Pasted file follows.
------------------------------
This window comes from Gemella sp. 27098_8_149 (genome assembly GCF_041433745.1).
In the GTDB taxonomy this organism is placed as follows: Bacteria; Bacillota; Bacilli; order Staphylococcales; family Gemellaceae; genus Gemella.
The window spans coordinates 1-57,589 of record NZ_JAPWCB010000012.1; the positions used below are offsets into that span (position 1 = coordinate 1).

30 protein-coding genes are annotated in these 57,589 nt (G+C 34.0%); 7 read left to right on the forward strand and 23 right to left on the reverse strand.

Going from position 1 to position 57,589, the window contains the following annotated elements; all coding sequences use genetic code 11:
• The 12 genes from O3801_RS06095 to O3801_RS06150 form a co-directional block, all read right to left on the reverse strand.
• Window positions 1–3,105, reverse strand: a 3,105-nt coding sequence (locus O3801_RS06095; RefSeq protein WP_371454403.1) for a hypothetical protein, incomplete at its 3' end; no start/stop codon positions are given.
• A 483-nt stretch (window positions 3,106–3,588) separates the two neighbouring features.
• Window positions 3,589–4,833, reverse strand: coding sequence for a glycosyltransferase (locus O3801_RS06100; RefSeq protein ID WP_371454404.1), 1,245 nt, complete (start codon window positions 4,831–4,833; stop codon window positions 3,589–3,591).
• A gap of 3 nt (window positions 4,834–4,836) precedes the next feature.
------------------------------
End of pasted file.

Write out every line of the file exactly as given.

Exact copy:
This window comes from Gemella sp. 27098_8_149 (genome assembly GCF_041433745.1).
In the GTDB taxonomy this organism is placed as follows: Bacteria; Bacillota; Bacilli; order Staphylococcales; family Gemellaceae; genus Gemella.
The window spans coordinates 1-57,589 of record NZ_JAPWCB010000012.1; the positions used below are offsets into that span (position 1 = coordinate 1).

30 protein-coding genes are annotated in these 57,589 nt (G+C 34.0%); 7 read left to right on the forward strand and 23 right to left on the reverse strand.

Going from position 1 to position 57,589, the window contains the following annotated elements; all coding sequences use genetic code 11:
• The 12 genes from O3801_RS06095 to O3801_RS06150 form a co-directional block, all read right to left on the reverse strand.
• Window positions 1–3,105, reverse strand: a 3,105-nt coding sequence (locus O3801_RS06095; RefSeq protein WP_371454403.1) for a hypothetical protein, incomplete at its 3' end; no start/stop codon positions are given.
• A 483-nt stretch (window positions 3,106–3,588) separates the two neighbouring features.
• Window positions 3,589–4,833, reverse strand: coding sequence for a glycosyltransferase (locus O3801_RS06100; RefSeq protein ID WP_371454404.1), 1,245 nt, complete (start codon window positions 4,831–4,833; stop codon window positions 3,589–3,591).
• A gap of 3 nt (window positions 4,834–4,836) precedes the next feature.